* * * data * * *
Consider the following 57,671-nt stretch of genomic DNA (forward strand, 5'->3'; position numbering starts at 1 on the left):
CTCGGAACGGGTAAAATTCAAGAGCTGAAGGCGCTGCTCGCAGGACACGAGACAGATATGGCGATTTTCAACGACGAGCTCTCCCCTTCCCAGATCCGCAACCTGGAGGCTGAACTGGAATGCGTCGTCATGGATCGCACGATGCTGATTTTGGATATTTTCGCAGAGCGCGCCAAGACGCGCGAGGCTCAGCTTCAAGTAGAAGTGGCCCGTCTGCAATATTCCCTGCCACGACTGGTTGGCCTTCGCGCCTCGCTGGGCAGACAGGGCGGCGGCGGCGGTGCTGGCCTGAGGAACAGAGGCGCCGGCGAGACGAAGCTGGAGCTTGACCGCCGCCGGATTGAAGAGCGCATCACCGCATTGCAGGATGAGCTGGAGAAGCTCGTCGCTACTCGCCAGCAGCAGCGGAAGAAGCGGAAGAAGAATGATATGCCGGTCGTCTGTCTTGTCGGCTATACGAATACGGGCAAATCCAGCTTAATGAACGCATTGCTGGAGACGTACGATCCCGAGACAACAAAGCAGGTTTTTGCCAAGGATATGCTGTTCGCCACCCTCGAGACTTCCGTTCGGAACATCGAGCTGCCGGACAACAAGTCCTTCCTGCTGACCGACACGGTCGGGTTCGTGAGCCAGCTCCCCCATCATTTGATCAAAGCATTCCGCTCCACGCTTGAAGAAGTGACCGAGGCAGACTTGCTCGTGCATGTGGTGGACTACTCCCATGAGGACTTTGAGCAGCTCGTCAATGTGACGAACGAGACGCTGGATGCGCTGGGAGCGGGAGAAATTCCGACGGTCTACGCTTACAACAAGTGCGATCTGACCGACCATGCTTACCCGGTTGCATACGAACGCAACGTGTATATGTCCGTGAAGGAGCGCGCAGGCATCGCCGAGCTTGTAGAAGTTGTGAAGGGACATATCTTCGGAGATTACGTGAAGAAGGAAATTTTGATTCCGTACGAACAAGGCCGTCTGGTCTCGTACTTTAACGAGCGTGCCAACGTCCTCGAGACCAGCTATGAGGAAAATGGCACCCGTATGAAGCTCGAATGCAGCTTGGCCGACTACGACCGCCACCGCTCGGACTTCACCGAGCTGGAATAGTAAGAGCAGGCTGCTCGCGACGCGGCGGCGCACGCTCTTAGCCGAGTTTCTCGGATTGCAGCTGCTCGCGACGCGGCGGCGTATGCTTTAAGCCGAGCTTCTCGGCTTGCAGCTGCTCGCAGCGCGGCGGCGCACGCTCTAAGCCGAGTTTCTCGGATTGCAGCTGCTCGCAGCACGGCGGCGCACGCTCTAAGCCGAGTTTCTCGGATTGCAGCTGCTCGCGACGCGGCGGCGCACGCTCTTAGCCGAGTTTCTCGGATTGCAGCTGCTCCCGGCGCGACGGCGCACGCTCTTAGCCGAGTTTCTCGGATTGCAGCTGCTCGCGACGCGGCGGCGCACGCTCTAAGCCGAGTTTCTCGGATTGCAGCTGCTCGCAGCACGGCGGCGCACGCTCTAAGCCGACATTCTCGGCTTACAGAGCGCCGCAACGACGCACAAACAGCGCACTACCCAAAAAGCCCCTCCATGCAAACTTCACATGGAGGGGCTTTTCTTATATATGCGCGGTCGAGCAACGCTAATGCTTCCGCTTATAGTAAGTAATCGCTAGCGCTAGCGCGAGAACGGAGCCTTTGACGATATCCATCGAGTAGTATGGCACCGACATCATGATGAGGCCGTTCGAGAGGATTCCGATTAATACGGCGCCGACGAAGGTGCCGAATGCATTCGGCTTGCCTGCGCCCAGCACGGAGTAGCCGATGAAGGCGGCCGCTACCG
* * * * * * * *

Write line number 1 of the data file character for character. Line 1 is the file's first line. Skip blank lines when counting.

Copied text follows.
Consider the following 57,671-nt stretch of genomic DNA (forward strand, 5'->3'; position numbering starts at 1 on the left):